We Are Russian Dolls

matroshka.jpgOver at the Origins blog at Science, I follow up on my essay on the evolution of eukaryotes with a look at a new paper that suggests we are, ultimately, microbes within microbes within microbes. Check it out.

[Image: Wikipedia]

0 thoughts on “We Are Russian Dolls

  1. This reminds me of a Gaia Theory-related notion: That on a fundamental level the various cells and their functions inside any one individual’s body are analogous to that individual’s role in the surrounding environment at large, a transport or manipulating vessel for mass and energy. Distinguishing one life form from another becomes a blurry business. Then you can’t definitively identify the boundary between organisms, rather they blend into the various components of a single organism.

    Just a random bit of food for thought I guess.

  2. And the pattern persists…

    This is an idea I’ve thought about for decades, ever since it was first pointed out that mitochondria within eukaryotes (for example) may originally have been independent bacteria-like organisms that established residency within larger microbes (through ingestion or by invasion, it matters little in the end) and found the accomodations of that environment tolerable, if not agreeable. It certainly automatically offered another layer of protection against the external slings and arrows of outrageous fortune.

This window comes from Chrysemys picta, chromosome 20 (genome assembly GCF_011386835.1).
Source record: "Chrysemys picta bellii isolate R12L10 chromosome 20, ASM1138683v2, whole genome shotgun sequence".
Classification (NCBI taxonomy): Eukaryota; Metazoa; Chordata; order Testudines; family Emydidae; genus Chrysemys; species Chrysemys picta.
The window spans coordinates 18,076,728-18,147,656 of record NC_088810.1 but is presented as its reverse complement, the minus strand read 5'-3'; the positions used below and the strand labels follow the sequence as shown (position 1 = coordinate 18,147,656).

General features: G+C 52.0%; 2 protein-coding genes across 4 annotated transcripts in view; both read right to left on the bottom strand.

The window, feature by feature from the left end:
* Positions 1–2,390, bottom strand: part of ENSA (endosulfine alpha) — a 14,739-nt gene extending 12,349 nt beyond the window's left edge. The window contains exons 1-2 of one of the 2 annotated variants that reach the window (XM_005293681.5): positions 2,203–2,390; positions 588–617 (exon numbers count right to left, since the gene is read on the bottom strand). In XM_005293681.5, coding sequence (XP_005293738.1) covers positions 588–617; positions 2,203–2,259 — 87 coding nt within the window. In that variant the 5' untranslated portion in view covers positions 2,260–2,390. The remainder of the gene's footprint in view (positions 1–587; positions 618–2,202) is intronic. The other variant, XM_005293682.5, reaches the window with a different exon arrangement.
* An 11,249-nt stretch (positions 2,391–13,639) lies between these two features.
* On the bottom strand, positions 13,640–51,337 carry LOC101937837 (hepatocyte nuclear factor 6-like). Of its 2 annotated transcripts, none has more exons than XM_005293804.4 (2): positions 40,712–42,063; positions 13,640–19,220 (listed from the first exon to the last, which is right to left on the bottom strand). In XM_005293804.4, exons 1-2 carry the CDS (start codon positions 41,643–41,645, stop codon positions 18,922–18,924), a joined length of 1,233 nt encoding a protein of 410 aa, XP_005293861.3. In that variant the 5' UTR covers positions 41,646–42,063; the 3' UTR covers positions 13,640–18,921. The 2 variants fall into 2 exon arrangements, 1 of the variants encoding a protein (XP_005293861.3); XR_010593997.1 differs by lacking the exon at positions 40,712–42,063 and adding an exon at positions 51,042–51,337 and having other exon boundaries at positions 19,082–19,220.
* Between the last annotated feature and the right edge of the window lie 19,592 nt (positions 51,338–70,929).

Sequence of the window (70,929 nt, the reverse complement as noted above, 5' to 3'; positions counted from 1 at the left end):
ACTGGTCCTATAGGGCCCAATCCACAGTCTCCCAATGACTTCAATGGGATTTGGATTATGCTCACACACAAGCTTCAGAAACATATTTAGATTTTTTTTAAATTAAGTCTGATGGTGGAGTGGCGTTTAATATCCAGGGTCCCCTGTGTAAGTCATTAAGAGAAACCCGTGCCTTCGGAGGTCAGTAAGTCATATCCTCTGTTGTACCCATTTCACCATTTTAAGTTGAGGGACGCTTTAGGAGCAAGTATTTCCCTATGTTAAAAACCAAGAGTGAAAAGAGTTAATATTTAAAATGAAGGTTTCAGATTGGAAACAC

A completely dispassionate and preconception-free alien visiting the Earth today would note that the basic naked human unit habitually ensconces itself within a vast range of both sedentary and mobile “garments”, from houses and buildings and cities to cars, trains, planes and spacecraft, all of them modularly designed to extend the reach and capacity of the basic unit and support them to perform tasks which in turn supports the metabolism of that vastly greater critter those units call “civilization.”

    Which is why I often regard Los Angeles as “Locust Land” (especially while sitting in a nominal traffic jam). Everybody knows that people put their cars on to commute, and when they do, the resulting creature that runs along rubber tires on prepared pathways is something else. What’s a “human”? That question depends on what they happen to be occupying at any given moment.

  3. I first came across this idea in Keith’s Skene’s amzing book “Shadows on the Cave Wall: A New Theory of Evolution, where is sets out the idea that the Eukaryote is merely a disease symptom of infection, along with a whole host of even more radical thoughts on evolution.

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